Chief Minister Conrad K Sangma travelled to New Delhi with a large cabinet delegation in tow to meet Prime Minister Narendra Modi over several big issues. Speaker of the Assembly Thomas Sangma also tagged along.
“Prime Minister Narendra Modi heard our concerns and assured us to look into it (the memorandum the Meghalaya delegation submitted),” Conrad said, while highlighting the issues that were discussed.
On the Inner Line Permit (ILP), the delegation highlighted the resolution passed by the Meghalaya Assembly in December 2019, focusing on the need for ILP implementation. The delegation sought Modi’s intervention as the state government continues to await a response from the Union Ministry of Home Affairs regarding the consideration of ILP.
On the Assam-Meghalaya area of differences, the CM sought the support of the PM for the ongoing resolution of the remaining six out of 12 disputed areas between the two states.
Conrad briefed the Prime Minister on the reconstitution of three regional committees to assess the current status of the remaining six disputed areas.
Six areas of difference were resolved in March 2022, with an agreement signed in the presence of Union Home Minister Amit Shah. A joint survey by both states is currently underway to demarcate boundaries in these resolved areas.
On externally aided projects (EAPs), Modi was told that Meghalaya has embarked on the goal of becoming a $10 billion economy within the next five years and, to achieve this target, the state requires to double the size of its economy through investment in physical and social infrastructure.
However, there continue to remain “inherent challenges” related to land tenure systems, remoteness and rugged terrain that have constrained private investment. “Therefore, public investments, including those from EAPs, are crucial to boost the state’s economy. These projects, which account for around 72 percent of the project cost as grants from the government of India to the North Eastern and hill states, form a pivotal component of the investment portfolio,” the Chief Minister said.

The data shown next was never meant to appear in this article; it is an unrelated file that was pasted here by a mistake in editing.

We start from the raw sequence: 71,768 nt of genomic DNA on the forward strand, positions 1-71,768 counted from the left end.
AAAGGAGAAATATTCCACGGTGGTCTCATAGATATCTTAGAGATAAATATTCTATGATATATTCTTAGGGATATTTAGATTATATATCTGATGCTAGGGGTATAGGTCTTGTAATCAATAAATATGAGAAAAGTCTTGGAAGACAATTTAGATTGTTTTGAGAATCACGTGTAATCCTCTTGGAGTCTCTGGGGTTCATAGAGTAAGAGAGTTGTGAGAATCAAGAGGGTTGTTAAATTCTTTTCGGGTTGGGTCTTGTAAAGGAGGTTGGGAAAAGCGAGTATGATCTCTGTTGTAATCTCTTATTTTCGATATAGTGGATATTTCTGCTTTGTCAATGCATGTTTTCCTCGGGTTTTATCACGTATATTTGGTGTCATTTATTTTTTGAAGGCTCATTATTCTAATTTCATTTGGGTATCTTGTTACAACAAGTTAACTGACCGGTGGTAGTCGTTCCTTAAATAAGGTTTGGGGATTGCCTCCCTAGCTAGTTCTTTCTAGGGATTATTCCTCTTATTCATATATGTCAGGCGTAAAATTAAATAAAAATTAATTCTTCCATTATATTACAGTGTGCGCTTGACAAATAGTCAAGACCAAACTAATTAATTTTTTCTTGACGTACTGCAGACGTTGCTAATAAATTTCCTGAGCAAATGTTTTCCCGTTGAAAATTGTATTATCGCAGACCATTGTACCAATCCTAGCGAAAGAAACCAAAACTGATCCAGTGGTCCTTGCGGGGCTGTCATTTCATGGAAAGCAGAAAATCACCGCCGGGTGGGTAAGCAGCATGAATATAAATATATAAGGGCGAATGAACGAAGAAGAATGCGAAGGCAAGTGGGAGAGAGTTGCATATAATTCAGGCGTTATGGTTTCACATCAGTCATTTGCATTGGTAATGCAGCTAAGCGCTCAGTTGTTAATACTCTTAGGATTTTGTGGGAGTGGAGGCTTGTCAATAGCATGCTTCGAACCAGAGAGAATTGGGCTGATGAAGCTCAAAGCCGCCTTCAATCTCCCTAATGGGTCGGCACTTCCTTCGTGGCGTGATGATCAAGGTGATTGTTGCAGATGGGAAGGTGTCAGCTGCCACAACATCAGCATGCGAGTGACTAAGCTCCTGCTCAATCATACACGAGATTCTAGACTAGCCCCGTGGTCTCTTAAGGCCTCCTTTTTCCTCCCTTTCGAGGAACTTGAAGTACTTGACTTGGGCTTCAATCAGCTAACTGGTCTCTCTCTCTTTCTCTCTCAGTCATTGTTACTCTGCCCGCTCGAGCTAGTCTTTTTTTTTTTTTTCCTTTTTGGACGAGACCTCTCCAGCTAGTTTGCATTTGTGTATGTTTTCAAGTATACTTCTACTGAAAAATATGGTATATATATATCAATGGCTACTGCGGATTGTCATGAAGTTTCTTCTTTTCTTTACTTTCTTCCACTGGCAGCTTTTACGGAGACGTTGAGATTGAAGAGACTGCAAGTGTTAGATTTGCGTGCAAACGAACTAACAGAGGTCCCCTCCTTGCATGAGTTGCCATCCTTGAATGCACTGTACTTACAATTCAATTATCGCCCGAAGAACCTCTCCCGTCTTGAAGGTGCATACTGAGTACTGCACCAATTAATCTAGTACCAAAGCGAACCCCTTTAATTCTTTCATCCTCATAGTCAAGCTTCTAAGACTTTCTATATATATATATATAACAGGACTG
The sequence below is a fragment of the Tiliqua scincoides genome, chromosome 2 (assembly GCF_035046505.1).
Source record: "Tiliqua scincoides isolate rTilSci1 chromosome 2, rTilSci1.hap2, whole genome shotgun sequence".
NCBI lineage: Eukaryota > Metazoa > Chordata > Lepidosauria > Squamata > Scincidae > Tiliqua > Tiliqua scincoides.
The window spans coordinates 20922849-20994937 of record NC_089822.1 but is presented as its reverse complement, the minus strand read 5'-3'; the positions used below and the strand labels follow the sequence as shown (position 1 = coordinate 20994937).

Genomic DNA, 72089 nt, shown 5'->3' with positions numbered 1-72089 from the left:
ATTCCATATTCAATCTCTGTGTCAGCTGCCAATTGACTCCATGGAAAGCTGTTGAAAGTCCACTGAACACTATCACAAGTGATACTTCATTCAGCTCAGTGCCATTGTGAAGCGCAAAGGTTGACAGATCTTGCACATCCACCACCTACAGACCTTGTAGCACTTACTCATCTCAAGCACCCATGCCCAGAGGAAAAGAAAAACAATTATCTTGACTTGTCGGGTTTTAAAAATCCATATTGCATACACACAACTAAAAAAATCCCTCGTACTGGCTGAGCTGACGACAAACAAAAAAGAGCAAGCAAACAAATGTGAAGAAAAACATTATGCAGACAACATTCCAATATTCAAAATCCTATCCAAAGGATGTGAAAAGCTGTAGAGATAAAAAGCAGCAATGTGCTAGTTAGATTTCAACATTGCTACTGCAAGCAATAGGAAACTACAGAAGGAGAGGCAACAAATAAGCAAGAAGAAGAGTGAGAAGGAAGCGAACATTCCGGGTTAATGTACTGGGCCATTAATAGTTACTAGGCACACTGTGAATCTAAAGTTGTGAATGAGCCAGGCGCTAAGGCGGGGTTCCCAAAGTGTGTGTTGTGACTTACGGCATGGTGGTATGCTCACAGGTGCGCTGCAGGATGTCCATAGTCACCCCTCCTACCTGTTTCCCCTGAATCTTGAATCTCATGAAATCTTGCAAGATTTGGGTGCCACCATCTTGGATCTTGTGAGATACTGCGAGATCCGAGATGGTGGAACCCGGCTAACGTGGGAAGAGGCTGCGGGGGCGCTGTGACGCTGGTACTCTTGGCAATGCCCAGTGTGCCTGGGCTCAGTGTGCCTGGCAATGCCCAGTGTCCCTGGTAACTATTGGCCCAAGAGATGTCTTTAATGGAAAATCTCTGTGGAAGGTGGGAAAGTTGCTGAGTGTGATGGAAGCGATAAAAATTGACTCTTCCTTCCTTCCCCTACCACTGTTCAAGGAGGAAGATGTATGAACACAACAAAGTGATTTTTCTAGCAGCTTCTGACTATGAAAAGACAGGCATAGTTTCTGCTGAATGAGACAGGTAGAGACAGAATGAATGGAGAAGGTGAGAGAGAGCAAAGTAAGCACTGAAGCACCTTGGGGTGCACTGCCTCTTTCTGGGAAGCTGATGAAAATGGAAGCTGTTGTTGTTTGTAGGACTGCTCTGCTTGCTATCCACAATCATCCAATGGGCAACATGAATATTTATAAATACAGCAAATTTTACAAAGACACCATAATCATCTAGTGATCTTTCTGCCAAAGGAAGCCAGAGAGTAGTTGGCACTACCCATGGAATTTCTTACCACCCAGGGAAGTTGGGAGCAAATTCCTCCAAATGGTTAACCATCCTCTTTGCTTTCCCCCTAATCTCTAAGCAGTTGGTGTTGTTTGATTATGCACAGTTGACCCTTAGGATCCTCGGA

He also informed that the state government has successfully posed and received approvals for several projects. Presently, eight projects worth Rs 5,855 crore (loan component Rs 4,266 crore) are being implemented, while another ten projects in the preparatory phase hold an estimated project cost of Rs 5,721 crore (loan component Rs 4,610 crore). The total project cost of ongoing and posed projects stands at approximately Rs 11,576 crore, covering sectors such as roads, tourism, power distribution, agriculture marketing, skill development, healthcare, water harvesting and climate resilience.
The CM also apprised Modi on the inclusion of the Khasi and Garo languages in the Eighth Schedule of the Constitution. He emphasized the eligibility of Khasi and Garo languages for inclusion and noted that a resolution to this effect was passed by the Meghalaya Assembly in November 2018 and the matter is currently pending with the Government of India.
The PM was also informed about the ongoing peace talks with the outlawed Hynniewtrep National Liberation Council (HNLC), which, Sangma said, has expressed its readiness for unconditional talks with the Centre and State within the framework of the Constitution and without any preconditions.
The CM also told Modi that the state is against the 125th Amendment to the Constitution insofar as it proposes nominating unrepresented tribes to autonomous district councils. The state government decided against this nomination after extensive consultations with various stakeholders, given concerns of unequal opportunity among tribes.
The memorandum expressed apprehensions that this disproportionate allocation might lead to inequality of opportunity among different tribes, potentially endangering the unity and fraternity they share. Additionally, Meghalaya emphasized that there is no reservation for seats filled by universal adult suffrage, and no ban on any tribe/sub-tribe participating in the election process – be it contesting or voting. Therefore, after extensive consultations with various stakeholders, the state government opted against the nomination of un-represented tribes to the ADCs.